Here’s what you’ll need:
- 1/2 Cup Sugar
- 1/2 Cup Brown Sugar
- 1/2 Cup Butter (1 Stick – Room Temperature)
- 2 Eggs
- 1 Can of Tomato Soup (10 Ounces)
- 2 Cups of Flour
- 1/2 TSP Salt
- 1 TSP Baking Soda
- 2 TSP Baking Powder
- 1/2 TSP Cinnamon
- 1/2 TSP Nutmeg
- 1/2 TSP Cloves
You probably have all that on hand already. I did.
Preheat the oven to 350 degrees and line a standard cupcake pan with liners.
In the bowl of an electric mixer, cream together the sugar, eggs, and butter.
Shift together the dry ingredients (flour, salt, baking powder, baking soda, cinnamon, nutmeg, and cloves) in a bowl.
With the mixer on low, alternate between adding the tomato soup and the flour mixture to the sugar/eggs/butter.
Don’t over mix it, just make sure the dry ingredients are throughly combined.
The batter is a beautiful spicy-color when it’s throughly mixed.
Fill the cupcake liners about 2/3 full and bake until the cupcake springs back when touched, about 22 minutes.
Now for the frosting.
- 8 ounces cream cheese, room temperature
- Pinch of Salt
- 2 1/2 Cups of Confectioner’s Sugar
Blend the 3 together and pipe onto the tops of the completely cooled cupcakes.
These couldn’t be easier………
As comforting as a bowl of tomato soup on a cold, dreary winter day….
Only in sweet, sweet (But, not too sweet) cupcake form.
January is by far the saddest month of the year.
All the holiday decorating that we feverishly do the weekend after Thanksgiving, has to come down, get boxed up and stored……
Saddest month of the year, (Hugh Sigh)
So where does it go in a small house?
The big vintage ornament wreath has been a tradition of mine for the past 15 years.
The ornaments are individually hooked onto a chicken wire wreath form every year…one at a time.
They come down the same way. One at a time.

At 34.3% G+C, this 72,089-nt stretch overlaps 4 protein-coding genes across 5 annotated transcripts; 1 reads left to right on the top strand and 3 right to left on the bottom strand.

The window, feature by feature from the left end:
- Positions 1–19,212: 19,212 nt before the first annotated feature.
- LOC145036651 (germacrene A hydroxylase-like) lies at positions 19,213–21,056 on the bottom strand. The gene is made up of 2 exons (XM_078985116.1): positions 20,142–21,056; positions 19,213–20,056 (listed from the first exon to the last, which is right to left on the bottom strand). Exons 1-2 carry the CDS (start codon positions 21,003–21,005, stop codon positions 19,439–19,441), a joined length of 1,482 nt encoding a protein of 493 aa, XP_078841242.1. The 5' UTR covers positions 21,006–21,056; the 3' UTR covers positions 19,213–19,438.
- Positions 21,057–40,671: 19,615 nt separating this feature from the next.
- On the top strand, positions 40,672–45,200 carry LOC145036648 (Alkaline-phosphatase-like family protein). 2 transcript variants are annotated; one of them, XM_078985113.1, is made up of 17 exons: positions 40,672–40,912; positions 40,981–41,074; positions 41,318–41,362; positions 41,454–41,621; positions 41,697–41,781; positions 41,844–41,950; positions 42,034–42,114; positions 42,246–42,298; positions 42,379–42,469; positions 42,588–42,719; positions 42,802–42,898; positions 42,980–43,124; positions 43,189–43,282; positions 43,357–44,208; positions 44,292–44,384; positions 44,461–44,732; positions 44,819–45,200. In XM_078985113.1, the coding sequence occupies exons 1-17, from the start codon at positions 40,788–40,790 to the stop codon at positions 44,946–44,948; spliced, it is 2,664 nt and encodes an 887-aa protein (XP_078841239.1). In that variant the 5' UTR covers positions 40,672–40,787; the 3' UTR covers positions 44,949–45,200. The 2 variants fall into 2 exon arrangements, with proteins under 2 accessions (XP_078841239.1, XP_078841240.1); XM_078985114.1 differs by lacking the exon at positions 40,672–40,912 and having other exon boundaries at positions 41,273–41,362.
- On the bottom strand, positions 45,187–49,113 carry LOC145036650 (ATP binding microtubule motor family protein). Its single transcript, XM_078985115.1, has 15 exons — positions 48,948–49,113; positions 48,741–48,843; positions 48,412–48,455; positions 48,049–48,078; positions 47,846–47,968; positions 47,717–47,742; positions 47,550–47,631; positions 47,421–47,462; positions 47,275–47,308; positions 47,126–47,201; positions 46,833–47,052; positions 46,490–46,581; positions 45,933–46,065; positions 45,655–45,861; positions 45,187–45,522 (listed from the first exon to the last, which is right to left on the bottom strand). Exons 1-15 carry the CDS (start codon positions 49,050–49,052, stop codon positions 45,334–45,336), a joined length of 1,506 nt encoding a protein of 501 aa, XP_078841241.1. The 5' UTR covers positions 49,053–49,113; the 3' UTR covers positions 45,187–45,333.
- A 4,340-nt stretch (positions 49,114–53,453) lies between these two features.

We box them up in the boxes they came in, or between layers of bubble wrap, then fill tubs. 6 tubs to be exact.
The tubs stack in the attic. Now this is a little controversial because glass ornaments need to be kept somewhere where the temperature is constant…..or they will age faster. I actually kind of like the age spots they get. Makes them look “loved”.
So the attic is fine.
But not for the glass Radko ornaments on the tree……
I don’t want them to age at all.
I fill mixing bowls with them as we take them off the tree.
Then these guys are individually bubble wrapped and stashed inside the banquet in the kitchen.
Once the cushion and pillows are in place….no one would ever know that they were sitting on top of a few hundred ornaments.
Everything that isn’t a glass ornament; bubble lights, reflectors, plastic clip-on birds, spinners, and glittery balls, are bagged and boxed.
The tree itself is wrapped in white sheets and stashed in this perfect, but odd, little space on the side of the chimney in the garage.
Jamie has the outside lights down to an exact science.
He removes all the bulbs from the light strands – this keeps them from breaking – and every strand goes in a labled ziploc.
Same with the garland around the front door….
The lights and berries are bagged and labeled….
…and these tubs fit perfectly on the shelves we built over the garage door.
Organized Hoarding at it’s finest.